China in the Middle East: The Wary Dragon
by Andrew Scobell, Alireza Nader
RAND - December 2016
China is becoming increasingly active in the Middle East, just as some regional states perceive a declining U.S. commitment to the region. This study examines China's interests in the region and assesses China's economic, political, and security activities in the Middle East to determine whether China has a strategy toward the region and what such a strategy means for the United States. The study focuses on China's relations with two of its key partners in the Middle East: Saudi Arabia and Iran. The study concludes that China has adopted a "wary dragon" strategy toward the Middle East, whereby China is reluctant to commit substantial diplomatic or military resources to protect its growing energy and other economic interests. China does not pose a threat to U.S. interests in the region, and the United States is likely to remain the dominant security actor in the Middle East for the foreseeable future. The study recommends that the United States adopt a two-pronged strategy where China and the Middle East are concerned. First, the United States should encourage China, along with other Asian powers, to become more involved in efforts to improve Middle East stability. Second, the United States should work to reassure Middle East partners of an enduring U.S. security commitment to the region.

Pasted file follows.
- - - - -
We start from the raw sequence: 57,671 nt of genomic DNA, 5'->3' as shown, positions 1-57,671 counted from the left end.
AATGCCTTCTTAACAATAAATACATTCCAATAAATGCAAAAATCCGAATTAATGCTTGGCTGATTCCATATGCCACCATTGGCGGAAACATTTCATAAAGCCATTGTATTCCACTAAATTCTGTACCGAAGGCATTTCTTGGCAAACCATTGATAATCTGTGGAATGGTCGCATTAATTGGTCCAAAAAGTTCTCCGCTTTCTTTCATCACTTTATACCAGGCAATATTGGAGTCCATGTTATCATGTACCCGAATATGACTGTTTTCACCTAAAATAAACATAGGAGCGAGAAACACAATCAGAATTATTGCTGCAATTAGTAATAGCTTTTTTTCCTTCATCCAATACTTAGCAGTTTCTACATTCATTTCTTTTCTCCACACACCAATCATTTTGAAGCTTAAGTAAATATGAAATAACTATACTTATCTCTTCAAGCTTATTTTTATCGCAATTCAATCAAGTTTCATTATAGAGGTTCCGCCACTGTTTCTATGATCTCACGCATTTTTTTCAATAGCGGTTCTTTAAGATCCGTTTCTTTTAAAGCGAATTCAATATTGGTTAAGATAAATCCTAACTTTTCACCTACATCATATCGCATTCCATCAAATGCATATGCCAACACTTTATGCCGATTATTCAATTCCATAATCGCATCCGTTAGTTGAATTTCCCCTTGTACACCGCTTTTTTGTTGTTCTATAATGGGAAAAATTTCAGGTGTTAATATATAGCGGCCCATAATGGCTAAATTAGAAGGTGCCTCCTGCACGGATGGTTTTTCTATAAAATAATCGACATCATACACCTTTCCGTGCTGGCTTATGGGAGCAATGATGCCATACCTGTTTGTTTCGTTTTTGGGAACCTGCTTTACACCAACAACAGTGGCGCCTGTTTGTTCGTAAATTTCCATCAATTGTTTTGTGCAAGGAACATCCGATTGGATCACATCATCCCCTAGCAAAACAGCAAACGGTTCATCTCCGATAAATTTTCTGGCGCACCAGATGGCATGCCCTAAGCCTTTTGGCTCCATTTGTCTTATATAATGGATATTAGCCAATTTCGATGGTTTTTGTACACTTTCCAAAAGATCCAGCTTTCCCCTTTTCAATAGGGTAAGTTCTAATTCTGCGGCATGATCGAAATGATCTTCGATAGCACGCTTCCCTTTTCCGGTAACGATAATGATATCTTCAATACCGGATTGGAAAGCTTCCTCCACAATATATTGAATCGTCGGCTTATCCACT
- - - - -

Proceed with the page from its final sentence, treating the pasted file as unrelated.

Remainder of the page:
China Has Adopted a "Wary Dragon" Strategy Toward the Middle East
China exhibits wariness in its engagement with the Middle East. China endeavors to protect its expanding interests by not taking sides in conflicts and controversies.
China avoids the public articulation of a Middle East policy or strategy and the making of hard commitments to any states beyond what is required to maintain cordial business relations and pragmatic diplomatic and security ties.
China Has Four Key Interests in the Middle East
Energy security and economic stakes seem to be China's paramount interests.
China is also concerned with its geostrategic posture. China seeks to balance against U.S. influence in the Middle East, but China does not actively oppose the United States.
China wants to ensure domestic tranquility, which involves quashing any public criticism of Chinese policies, notably with regard to Chinese Muslims and the Uighurs of Xinjiang.
China aims to enhance its great-power status.
China Does Not Pose a Threat to U.S. Interests in the Region
China is correcting what has tended to be a lopsided eastward overemphasis in terms of economic development and national security protection.
China's rebalance is neither a reaction to the Obama administration's own rebalance nor a new phenomenon.
China and the United States have overlapping interests in the Middle East — both desire stability and unfettered access to energy.
Maintaining a modicum of stability in the region requires the vigorous efforts of outside powers. This is a role that China has not been willing or able to play. The United States is the primary actor fulfilling this role, and, for the foreseeable future, China seems amenable to this.
While China sees itself as locked in a great-power rivalry with the United States, it desires to maintain an overall climate of cordial and cooperative U.S.-Chinese relations.
The United States should encourage China, along with other Asian powers, to become more involved in efforts to improve regional stability.
The United States should work to reassure partners of its enduring security commitment to the region.
The Pentagon should be open to new thinking in the Middle East and new approaches to working to protect key U.S. interests, including the possibility of cooperating with China in the Middle East.